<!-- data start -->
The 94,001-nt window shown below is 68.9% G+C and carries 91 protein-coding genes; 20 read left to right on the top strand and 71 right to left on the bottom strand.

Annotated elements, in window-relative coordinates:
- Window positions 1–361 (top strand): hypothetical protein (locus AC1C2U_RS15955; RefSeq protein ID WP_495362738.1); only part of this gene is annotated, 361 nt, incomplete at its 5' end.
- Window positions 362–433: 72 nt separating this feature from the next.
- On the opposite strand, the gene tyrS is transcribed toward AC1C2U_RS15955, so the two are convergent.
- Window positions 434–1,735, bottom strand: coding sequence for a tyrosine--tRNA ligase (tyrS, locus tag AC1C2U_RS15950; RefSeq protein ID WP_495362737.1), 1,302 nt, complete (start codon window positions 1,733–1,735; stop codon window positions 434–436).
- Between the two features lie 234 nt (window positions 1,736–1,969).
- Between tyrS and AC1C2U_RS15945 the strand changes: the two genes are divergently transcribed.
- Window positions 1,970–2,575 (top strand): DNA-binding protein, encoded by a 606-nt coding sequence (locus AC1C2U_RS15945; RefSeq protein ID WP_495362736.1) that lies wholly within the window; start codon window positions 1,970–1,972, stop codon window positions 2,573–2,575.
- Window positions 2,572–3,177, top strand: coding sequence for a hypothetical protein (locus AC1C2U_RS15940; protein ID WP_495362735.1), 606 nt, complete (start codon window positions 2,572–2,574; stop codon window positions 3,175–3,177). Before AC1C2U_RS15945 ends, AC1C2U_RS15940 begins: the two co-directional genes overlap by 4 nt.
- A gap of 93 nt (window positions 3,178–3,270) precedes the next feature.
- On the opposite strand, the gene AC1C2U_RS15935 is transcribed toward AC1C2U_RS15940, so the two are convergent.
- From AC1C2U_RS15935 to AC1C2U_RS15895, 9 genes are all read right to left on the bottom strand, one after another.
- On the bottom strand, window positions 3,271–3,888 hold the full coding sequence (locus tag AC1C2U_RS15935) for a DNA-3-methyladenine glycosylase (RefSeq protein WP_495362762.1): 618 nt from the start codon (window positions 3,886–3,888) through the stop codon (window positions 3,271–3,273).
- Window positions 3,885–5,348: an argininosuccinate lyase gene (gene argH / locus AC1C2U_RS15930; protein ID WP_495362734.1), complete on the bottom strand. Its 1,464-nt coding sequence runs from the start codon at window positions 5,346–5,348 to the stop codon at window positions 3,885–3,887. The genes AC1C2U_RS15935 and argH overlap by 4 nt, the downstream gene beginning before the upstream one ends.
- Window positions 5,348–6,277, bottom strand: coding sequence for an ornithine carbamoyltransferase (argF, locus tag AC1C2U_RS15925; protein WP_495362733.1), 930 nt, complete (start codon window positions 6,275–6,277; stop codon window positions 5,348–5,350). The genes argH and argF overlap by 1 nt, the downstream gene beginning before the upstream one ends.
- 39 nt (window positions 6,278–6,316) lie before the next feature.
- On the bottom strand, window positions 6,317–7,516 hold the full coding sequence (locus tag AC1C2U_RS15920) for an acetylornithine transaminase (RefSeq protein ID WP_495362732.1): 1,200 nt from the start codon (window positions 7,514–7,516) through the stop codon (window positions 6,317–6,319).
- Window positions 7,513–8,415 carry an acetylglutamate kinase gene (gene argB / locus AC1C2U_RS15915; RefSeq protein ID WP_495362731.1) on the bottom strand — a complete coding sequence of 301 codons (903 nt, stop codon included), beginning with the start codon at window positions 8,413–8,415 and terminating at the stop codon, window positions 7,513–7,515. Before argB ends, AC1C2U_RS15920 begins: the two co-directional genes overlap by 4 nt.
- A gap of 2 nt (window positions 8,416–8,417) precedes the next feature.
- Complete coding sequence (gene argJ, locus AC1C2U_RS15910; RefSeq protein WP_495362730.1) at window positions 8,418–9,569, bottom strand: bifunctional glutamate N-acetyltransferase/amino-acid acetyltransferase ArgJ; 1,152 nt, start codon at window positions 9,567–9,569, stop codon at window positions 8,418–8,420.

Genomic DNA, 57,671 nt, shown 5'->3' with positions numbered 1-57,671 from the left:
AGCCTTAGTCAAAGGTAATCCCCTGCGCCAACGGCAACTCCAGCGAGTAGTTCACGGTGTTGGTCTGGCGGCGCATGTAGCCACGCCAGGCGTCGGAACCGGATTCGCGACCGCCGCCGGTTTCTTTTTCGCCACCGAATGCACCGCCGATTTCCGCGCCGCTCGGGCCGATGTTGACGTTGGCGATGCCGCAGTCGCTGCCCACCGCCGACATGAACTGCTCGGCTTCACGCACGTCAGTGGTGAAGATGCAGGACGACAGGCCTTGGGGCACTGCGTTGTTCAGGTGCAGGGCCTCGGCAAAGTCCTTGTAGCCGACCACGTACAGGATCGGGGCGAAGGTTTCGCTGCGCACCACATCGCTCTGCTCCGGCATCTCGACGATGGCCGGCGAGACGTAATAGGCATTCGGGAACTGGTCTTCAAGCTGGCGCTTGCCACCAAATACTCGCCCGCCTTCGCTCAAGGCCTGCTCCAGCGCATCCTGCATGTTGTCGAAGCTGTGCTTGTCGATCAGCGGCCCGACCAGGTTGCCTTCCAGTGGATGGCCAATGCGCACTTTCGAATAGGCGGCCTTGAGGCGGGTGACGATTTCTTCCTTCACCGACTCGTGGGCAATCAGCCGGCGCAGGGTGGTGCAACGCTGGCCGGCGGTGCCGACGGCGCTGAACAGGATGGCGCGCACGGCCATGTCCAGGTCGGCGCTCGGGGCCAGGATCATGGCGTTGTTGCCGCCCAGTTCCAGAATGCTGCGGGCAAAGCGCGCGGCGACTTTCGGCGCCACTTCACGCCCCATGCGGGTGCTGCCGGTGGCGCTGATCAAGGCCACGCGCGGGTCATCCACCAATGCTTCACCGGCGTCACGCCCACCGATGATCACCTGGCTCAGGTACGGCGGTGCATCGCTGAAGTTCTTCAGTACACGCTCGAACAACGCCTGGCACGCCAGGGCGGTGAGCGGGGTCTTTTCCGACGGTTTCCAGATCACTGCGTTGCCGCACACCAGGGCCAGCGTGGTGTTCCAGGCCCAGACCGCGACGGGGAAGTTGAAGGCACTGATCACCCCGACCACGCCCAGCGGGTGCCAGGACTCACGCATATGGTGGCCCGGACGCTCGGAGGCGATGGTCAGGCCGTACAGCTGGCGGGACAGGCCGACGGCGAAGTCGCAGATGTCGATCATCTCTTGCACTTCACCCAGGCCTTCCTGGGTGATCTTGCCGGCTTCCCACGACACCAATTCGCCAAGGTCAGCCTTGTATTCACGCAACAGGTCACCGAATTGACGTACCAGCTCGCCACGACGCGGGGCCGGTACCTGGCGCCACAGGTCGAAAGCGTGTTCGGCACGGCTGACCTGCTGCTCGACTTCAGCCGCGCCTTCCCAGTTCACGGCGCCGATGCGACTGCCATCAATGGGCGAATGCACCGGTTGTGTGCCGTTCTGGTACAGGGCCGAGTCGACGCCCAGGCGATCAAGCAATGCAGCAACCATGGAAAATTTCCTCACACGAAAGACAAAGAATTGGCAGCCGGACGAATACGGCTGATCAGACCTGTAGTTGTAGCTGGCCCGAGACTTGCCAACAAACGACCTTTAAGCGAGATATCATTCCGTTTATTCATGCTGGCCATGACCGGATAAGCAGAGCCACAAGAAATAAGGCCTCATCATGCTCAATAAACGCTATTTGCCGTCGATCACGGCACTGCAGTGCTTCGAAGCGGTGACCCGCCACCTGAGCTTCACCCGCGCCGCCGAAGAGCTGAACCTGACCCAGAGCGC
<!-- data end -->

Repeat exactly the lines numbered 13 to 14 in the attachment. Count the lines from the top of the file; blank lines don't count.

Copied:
- From AC1C2U_RS15935 to AC1C2U_RS15895, 9 genes are all read right to left on the bottom strand, one after another.
- On the bottom strand, window positions 3,271–3,888 hold the full coding sequence (locus tag AC1C2U_RS15935) for a DNA-3-methyladenine glycosylase (RefSeq protein WP_495362762.1): 618 nt from the start codon (window positions 3,886–3,888) through the stop codon (window positions 3,271–3,273).